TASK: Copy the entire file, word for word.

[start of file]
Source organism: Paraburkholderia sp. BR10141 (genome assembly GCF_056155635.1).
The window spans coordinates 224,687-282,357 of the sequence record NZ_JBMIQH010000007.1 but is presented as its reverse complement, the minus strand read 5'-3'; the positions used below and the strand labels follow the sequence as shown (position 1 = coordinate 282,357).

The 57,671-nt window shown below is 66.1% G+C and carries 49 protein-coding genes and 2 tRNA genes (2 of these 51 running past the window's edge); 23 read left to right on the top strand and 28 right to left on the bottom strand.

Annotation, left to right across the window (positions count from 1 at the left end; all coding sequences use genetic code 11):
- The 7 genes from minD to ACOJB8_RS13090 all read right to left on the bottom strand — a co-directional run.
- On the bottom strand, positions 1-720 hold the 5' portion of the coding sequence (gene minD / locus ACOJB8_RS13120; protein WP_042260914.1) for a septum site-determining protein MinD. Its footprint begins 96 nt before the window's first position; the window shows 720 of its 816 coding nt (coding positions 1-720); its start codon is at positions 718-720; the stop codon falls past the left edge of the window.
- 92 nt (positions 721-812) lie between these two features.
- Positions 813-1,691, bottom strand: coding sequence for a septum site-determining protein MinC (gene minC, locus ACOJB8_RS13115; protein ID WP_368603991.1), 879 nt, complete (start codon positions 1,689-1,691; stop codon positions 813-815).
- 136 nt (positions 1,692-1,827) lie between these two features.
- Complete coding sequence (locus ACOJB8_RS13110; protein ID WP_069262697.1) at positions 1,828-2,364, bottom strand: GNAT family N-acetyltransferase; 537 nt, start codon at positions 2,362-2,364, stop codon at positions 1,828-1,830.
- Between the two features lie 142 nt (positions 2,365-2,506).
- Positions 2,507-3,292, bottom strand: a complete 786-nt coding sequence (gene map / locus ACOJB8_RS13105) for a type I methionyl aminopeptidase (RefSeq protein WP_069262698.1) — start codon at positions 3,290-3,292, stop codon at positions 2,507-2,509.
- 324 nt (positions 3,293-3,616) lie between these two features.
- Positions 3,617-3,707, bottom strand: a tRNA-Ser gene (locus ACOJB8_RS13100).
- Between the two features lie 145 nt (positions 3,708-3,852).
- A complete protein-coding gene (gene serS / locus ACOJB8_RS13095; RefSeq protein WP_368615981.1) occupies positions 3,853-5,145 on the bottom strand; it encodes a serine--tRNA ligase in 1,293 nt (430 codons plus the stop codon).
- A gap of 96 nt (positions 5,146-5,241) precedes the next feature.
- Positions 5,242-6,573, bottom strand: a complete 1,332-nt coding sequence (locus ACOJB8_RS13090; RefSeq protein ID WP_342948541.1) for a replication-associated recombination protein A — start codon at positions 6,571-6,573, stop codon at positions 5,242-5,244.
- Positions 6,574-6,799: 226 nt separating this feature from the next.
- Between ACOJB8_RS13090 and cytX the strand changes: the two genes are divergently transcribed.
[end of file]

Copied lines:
Source organism: Paraburkholderia sp. BR10141 (genome assembly GCF_056155635.1).
The window spans coordinates 224,687-282,357 of the sequence record NZ_JBMIQH010000007.1 but is presented as its reverse complement, the minus strand read 5'-3'; the positions used below and the strand labels follow the sequence as shown (position 1 = coordinate 282,357).

The 57,671-nt window shown below is 66.1% G+C and carries 49 protein-coding genes and 2 tRNA genes (2 of these 51 running past the window's edge); 23 read left to right on the top strand and 28 right to left on the bottom strand.

Annotation, left to right across the window (positions count from 1 at the left end; all coding sequences use genetic code 11):
- The 7 genes from minD to ACOJB8_RS13090 all read right to left on the bottom strand — a co-directional run.
- On the bottom strand, positions 1-720 hold the 5' portion of the coding sequence (gene minD / locus ACOJB8_RS13120; protein WP_042260914.1) for a septum site-determining protein MinD. Its footprint begins 96 nt before the window's first position; the window shows 720 of its 816 coding nt (coding positions 1-720); its start codon is at positions 718-720; the stop codon falls past the left edge of the window.
- 92 nt (positions 721-812) lie between these two features.
- Positions 813-1,691, bottom strand: coding sequence for a septum site-determining protein MinC (gene minC, locus ACOJB8_RS13115; protein ID WP_368603991.1), 879 nt, complete (start codon positions 1,689-1,691; stop codon positions 813-815).
- 136 nt (positions 1,692-1,827) lie between these two features.
- Complete coding sequence (locus ACOJB8_RS13110; protein ID WP_069262697.1) at positions 1,828-2,364, bottom strand: GNAT family N-acetyltransferase; 537 nt, start codon at positions 2,362-2,364, stop codon at positions 1,828-1,830.
- Between the two features lie 142 nt (positions 2,365-2,506).
- Positions 2,507-3,292, bottom strand: a complete 786-nt coding sequence (gene map / locus ACOJB8_RS13105) for a type I methionyl aminopeptidase (RefSeq protein WP_069262698.1) — start codon at positions 3,290-3,292, stop codon at positions 2,507-2,509.
- 324 nt (positions 3,293-3,616) lie between these two features.
- Positions 3,617-3,707, bottom strand: a tRNA-Ser gene (locus ACOJB8_RS13100).
- Between the two features lie 145 nt (positions 3,708-3,852).
- A complete protein-coding gene (gene serS / locus ACOJB8_RS13095; RefSeq protein WP_368615981.1) occupies positions 3,853-5,145 on the bottom strand; it encodes a serine--tRNA ligase in 1,293 nt (430 codons plus the stop codon).
- A gap of 96 nt (positions 5,146-5,241) precedes the next feature.
- Positions 5,242-6,573, bottom strand: a complete 1,332-nt coding sequence (locus ACOJB8_RS13090; RefSeq protein ID WP_342948541.1) for a replication-associated recombination protein A — start codon at positions 6,571-6,573, stop codon at positions 5,242-5,244.
- Positions 6,574-6,799: 226 nt separating this feature from the next.
- Between ACOJB8_RS13090 and cytX the strand changes: the two genes are divergently transcribed.